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ihavereturned's avatar

Throughout my life I've learned the importance of yin and yang. How have you understood this concept?

Asked by ihavereturned (707points) December 20th, 2019

This concept is most fascinating to me, and I believe one of the most important concepts of life.

I’ve been on both sides of many things. Engineering and design, left and right, masculine and feminine mindset (for another discussion), implicit and explicit, and I believe that both immature mindsets tend to believe they are the more intelligent or correct one.

I’ll give a political example since many have opinions on this. I was very far left most of my life, and thought those on the right were very closed minded and had low imagination about new things that could work (i’m also gay if that matters). Now I am more of the opinion that much harm in the world is done by those trying to do good instead of just leaving others alone (try and spend double thinking energy on this before getting angry lol).

I know in other areas like emotions, some think sadness is “bad” and happiness is “good”, but their definitions comes from each other, so how can one be bad or good?

What’s another example in your life where you have understood, or tried to understand, this concept? Or if you just want to think out loud about what you have just read I want to hear it too.

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23 Answers

Dutchess_III's avatar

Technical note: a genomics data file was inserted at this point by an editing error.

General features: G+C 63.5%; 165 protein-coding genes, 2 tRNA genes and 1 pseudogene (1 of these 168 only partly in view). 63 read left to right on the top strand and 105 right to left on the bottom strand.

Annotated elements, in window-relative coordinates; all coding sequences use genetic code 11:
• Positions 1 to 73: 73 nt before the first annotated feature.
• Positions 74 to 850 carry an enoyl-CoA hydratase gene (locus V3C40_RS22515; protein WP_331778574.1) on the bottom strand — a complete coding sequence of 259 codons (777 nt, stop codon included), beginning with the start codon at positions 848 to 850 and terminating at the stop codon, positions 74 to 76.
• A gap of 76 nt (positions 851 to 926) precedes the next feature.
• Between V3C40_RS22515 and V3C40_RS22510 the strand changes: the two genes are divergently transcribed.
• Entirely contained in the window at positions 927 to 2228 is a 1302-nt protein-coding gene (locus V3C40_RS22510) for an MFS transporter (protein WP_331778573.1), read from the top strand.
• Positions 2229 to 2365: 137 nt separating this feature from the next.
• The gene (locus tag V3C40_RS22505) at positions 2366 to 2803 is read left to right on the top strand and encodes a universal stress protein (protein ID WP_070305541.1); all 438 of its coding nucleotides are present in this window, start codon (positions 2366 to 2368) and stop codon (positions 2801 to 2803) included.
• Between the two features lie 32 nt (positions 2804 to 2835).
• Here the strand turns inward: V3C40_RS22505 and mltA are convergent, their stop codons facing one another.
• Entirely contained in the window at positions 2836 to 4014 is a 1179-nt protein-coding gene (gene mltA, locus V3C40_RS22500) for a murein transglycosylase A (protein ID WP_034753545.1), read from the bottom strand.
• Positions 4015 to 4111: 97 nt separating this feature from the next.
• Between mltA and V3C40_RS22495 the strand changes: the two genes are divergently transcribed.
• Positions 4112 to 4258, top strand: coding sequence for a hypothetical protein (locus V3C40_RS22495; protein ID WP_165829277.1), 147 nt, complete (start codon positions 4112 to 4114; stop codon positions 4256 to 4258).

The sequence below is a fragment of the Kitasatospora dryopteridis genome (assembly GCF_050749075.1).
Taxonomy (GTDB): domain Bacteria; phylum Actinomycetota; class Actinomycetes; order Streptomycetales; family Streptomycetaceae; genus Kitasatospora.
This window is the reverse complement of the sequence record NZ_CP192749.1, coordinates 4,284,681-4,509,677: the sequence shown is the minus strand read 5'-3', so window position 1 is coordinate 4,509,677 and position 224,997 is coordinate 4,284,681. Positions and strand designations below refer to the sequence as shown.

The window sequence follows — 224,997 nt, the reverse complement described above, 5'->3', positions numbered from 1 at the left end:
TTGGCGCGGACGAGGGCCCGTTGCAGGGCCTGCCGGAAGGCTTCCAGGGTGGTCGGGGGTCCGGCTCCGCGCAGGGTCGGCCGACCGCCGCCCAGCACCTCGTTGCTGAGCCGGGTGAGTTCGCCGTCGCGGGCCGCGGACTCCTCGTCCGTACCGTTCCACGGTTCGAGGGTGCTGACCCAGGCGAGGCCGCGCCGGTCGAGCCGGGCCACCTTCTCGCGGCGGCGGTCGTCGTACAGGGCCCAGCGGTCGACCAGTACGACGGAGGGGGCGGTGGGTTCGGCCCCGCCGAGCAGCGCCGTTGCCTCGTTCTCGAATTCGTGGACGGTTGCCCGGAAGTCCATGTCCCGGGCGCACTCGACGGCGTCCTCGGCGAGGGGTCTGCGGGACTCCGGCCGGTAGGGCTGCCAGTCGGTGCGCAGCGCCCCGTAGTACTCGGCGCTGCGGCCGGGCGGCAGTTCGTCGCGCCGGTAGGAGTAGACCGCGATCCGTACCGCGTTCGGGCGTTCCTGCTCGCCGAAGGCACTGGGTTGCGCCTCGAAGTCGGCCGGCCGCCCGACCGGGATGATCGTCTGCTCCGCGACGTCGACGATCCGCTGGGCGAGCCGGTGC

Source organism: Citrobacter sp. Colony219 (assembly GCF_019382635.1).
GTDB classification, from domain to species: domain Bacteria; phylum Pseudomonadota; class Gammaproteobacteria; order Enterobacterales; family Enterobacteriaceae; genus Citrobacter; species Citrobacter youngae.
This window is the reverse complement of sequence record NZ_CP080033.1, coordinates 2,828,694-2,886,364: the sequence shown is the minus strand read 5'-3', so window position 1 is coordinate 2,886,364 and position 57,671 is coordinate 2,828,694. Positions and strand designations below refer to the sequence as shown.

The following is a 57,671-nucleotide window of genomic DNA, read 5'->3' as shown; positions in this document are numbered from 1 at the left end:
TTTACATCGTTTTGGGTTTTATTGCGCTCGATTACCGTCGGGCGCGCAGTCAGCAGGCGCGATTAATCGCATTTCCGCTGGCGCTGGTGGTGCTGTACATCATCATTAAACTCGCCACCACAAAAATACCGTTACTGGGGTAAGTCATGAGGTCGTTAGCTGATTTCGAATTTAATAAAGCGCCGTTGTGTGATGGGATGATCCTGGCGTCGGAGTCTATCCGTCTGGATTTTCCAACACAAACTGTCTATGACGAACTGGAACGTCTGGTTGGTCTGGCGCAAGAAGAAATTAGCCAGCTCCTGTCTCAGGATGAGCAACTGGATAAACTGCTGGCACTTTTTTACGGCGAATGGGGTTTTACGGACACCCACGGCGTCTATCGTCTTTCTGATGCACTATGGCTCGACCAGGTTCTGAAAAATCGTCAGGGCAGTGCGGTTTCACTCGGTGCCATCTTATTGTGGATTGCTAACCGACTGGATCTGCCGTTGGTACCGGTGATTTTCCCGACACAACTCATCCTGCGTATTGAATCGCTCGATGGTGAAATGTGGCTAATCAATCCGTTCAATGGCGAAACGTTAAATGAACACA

For every reaction there is an equal and opposite reaction.
It means everything you do and say will have a consequence, so try to proceed wisely.

KNOWITALL's avatar

To me, it’s a simple concept of maintaining balance in life.

I lean right the majority of the time, and have plenty of LGBTQ friends that I love.

We actually had a pretty major standoff here in Missouri a year or so ago, where the churches published a list of LGBTQ friendly churches in the paper, so everyone was very clear on which ones were accepting and which were not.

Yellowdog's avatar

I’ve never seen Yin and Yang as bad and good, right and wrong. Just two sides of a whole.

Day and Night are good examples. Left and Right, In and Out, Hot and Cold, Up and Down, male and female.

josie's avatar

The material universe yearns for neutrality. Every “force” has two components. The protagonist and the antagonist.
Emotions, physical strength, struggle, etc/ there are two sides.
I justify killing the enemy, he justifies killing me.
I feel jealousy or envy, I become a victim to their toxic influence.
I hate, it corrupts my capacity to love.
It never stops.
And it is probably not totally reconcilable.

ihavereturned's avatar

@josieAnd it is probably not totally reconcilable” Please explain.

josie's avatar

@ihavereturned
Meaning it is one of those conundrums that humans constantly grapple with and never seem to resolve.
How do we love totally, without being vulnerable to betrayal and heartache.
How do we pursue our natural desire for power without becoming corrupt.
How do we commit totally to the needy without becoming needy ourselves?
How do we sacrifice ourselves to others, and still survive?
It never stops.

ihavereturned's avatar

@josie have you considered many of those may be the “wrong” goals? Sacrifice to others, altruism, etc are not found in nature outside of the family. Unless help is symbiotic.

josie's avatar

Human beings are product of nature.
What they do is a product of nature.